Doctor of Education (Ed.D.)
Michael F. DiPaola
This program evaluation was undertaken to examine the relationship between participation in Project iRead and student gains in word recognition, fluency, and comprehension as measured by the Phonological Awareness Literacy Screening (PALS) Test. Linear regressions compared the 2012-13 PALS results from 5,140 first and second grade students at adopting and non-adopting schools. Similar regressions were performed at early and late adopting schools. The outcomes for Project iRead indicated statistically significant improvement in word recognition at the district level. However, the results were not practically significant as less than 1% of the variation was explained by the model. In addition, Project iRead appeared to have negative relationships with word recognition, fluency, and comprehension when comparisons were conducted at early and late adopting schools. Practice changes and further research would improve our understanding of both sight word instruction and Project iRead. Amendments to Project iRead's implementation manual and additions to its Virtual Flash Card repertoire may increase practical outcomes. A qualitative study may explain present outcomes. Research that includes disability status and word recognition as predictors may provide more insight into Project iRead's best uses. Finally, limiting the data set to students 2 standard deviations from the mean or to students who are at or below grade level benchmarks may be more indicative of this program's relationship to gains in reading.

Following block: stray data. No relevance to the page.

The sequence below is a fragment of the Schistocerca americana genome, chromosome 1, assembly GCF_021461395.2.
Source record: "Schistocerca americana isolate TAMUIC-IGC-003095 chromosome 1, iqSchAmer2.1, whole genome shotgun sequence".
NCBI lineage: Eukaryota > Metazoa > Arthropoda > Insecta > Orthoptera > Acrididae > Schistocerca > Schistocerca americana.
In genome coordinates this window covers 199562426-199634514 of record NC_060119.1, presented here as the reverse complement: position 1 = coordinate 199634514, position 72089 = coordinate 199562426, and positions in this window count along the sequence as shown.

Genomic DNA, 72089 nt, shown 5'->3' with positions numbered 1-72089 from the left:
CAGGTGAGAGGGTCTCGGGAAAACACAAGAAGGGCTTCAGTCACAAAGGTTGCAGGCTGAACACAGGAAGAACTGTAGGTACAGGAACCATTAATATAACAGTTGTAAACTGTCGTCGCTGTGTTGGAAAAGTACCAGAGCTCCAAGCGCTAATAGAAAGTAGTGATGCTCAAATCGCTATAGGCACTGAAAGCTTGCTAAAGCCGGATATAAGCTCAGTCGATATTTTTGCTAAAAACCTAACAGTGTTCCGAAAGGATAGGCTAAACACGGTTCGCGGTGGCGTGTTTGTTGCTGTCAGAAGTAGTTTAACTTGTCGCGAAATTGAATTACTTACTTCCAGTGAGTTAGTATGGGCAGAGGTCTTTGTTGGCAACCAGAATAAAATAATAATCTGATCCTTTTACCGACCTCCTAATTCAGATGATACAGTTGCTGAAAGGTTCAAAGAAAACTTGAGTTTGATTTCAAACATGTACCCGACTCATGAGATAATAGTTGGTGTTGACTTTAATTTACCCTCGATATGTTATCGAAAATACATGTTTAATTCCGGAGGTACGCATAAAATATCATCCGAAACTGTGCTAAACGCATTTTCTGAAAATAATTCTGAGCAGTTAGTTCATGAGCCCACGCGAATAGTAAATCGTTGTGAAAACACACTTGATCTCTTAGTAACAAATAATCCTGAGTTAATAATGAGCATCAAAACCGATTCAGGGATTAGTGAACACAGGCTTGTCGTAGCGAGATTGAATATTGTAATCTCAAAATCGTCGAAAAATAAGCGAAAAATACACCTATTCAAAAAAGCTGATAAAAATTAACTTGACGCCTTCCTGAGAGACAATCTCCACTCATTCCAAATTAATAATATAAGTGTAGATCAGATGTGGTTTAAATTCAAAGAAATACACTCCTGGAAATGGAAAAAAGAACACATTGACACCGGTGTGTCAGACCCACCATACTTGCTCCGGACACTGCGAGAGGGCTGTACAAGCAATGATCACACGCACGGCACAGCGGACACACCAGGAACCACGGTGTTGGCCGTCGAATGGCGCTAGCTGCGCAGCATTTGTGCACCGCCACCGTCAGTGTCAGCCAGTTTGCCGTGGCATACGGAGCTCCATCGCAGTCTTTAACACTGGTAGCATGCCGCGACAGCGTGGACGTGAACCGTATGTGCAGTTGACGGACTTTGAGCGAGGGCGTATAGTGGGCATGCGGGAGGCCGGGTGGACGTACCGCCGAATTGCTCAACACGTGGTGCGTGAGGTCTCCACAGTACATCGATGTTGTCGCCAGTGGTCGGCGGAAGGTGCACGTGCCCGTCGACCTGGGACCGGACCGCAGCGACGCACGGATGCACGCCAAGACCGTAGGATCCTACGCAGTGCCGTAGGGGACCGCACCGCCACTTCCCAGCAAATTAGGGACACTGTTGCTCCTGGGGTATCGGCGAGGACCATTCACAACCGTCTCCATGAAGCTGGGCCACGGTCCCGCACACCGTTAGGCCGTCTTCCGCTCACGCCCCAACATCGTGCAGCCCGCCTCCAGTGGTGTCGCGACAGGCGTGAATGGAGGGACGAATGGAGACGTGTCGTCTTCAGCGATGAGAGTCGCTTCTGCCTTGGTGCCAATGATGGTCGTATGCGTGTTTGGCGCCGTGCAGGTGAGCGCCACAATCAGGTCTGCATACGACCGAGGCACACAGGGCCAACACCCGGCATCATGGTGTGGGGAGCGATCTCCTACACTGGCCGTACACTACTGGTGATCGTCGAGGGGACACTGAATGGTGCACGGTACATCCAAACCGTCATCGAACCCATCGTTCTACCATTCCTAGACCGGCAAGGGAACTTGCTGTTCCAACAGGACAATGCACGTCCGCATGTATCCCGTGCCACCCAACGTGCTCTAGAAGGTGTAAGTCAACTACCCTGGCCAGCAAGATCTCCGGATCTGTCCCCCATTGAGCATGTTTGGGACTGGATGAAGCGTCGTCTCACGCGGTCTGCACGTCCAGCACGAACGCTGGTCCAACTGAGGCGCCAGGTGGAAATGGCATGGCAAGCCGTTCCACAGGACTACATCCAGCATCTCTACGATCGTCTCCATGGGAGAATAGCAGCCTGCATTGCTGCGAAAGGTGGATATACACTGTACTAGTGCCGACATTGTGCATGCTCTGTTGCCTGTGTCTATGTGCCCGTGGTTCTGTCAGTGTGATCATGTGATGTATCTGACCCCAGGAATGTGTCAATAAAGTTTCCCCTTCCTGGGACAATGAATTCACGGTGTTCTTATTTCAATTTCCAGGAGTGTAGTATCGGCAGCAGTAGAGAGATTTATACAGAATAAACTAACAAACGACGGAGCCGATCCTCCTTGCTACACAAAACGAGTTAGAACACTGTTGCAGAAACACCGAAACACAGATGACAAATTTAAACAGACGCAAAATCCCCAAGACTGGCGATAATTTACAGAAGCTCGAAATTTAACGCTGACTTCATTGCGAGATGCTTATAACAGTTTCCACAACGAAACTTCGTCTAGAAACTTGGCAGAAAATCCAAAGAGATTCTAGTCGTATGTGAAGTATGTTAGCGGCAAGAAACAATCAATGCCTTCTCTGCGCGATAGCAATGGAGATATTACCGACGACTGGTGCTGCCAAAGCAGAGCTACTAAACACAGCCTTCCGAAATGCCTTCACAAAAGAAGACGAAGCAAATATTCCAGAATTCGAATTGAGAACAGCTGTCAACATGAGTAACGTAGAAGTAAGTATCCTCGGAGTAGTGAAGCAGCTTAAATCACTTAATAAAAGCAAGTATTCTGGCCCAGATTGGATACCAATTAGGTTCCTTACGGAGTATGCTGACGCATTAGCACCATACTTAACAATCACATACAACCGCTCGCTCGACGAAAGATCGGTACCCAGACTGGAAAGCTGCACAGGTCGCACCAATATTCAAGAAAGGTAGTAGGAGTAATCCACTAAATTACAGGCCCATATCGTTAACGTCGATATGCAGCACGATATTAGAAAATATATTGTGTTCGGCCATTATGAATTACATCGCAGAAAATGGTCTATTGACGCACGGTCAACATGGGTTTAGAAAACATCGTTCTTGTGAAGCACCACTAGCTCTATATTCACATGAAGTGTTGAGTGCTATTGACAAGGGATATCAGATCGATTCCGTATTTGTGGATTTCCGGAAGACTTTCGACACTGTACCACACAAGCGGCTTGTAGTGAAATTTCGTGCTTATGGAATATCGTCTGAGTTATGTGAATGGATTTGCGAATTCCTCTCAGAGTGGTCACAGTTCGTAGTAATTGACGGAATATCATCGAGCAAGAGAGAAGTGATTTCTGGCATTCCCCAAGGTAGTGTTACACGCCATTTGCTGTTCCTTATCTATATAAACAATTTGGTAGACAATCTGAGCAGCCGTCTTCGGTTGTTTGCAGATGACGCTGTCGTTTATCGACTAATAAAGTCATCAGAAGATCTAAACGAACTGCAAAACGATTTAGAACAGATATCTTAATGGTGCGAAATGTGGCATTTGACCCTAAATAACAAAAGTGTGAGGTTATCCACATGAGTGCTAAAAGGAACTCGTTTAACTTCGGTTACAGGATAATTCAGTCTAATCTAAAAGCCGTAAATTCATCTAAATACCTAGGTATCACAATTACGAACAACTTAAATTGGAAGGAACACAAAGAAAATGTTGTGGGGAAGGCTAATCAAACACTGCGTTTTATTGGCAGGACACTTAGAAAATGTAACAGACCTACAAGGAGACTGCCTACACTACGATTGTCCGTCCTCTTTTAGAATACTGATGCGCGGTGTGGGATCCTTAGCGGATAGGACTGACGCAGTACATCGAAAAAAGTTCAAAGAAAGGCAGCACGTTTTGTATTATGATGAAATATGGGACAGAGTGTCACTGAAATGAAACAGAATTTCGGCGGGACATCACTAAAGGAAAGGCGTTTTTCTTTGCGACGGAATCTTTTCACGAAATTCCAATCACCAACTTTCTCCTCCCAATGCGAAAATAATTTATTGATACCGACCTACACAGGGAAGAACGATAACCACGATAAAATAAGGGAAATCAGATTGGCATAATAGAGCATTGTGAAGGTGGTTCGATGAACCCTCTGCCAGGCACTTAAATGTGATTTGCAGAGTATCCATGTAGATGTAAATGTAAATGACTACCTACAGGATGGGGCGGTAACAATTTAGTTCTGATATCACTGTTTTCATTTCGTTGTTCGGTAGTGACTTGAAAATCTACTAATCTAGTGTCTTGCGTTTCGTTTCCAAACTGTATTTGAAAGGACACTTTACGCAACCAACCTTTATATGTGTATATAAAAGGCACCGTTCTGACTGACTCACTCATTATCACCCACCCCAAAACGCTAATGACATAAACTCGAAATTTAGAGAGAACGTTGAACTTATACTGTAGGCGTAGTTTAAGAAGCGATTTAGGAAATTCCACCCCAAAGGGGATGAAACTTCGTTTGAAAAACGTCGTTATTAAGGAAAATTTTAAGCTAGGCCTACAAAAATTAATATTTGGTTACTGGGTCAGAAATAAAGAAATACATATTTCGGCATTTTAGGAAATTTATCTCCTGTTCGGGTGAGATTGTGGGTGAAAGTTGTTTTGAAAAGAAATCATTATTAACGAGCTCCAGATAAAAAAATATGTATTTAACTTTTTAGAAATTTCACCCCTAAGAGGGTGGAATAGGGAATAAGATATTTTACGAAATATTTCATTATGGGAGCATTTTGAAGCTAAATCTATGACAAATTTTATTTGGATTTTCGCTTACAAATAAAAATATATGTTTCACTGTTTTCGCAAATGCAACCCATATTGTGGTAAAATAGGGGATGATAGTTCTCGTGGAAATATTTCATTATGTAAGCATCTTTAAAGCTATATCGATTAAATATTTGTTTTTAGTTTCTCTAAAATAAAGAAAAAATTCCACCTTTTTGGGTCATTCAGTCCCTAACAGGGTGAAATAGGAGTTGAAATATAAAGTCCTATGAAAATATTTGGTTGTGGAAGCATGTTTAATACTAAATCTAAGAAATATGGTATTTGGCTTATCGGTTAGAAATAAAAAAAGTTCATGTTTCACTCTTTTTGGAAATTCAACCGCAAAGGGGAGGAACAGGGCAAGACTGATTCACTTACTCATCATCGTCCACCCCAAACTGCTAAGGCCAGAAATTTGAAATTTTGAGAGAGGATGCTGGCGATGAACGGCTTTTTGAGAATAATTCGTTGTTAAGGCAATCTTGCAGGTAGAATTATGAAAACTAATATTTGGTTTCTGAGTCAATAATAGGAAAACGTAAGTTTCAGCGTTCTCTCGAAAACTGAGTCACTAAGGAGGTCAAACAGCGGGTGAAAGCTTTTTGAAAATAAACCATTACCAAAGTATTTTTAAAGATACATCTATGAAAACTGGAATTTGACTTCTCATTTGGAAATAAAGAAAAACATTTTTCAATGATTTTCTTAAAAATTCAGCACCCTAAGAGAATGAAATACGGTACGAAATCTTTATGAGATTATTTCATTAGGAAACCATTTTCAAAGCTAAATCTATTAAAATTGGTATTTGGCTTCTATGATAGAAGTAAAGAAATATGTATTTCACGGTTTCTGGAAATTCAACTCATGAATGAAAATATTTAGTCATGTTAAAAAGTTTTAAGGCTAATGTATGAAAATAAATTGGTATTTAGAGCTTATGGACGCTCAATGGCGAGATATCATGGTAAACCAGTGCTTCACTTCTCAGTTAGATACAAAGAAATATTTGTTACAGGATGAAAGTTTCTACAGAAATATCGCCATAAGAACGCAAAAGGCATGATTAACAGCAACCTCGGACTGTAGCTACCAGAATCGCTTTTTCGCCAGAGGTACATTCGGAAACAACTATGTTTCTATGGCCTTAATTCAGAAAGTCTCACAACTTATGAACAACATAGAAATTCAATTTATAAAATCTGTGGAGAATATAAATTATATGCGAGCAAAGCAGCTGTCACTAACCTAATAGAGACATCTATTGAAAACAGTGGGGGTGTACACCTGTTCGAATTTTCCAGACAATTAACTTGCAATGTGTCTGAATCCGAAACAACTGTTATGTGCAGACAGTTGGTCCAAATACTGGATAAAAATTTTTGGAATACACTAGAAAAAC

© The Author
Marshall, Theresa Meade, "An evaluation of Project iRead: A program created to improve sight word recognition" (2014). Dissertations, Theses, and Masters Projects. Paper 1539618427.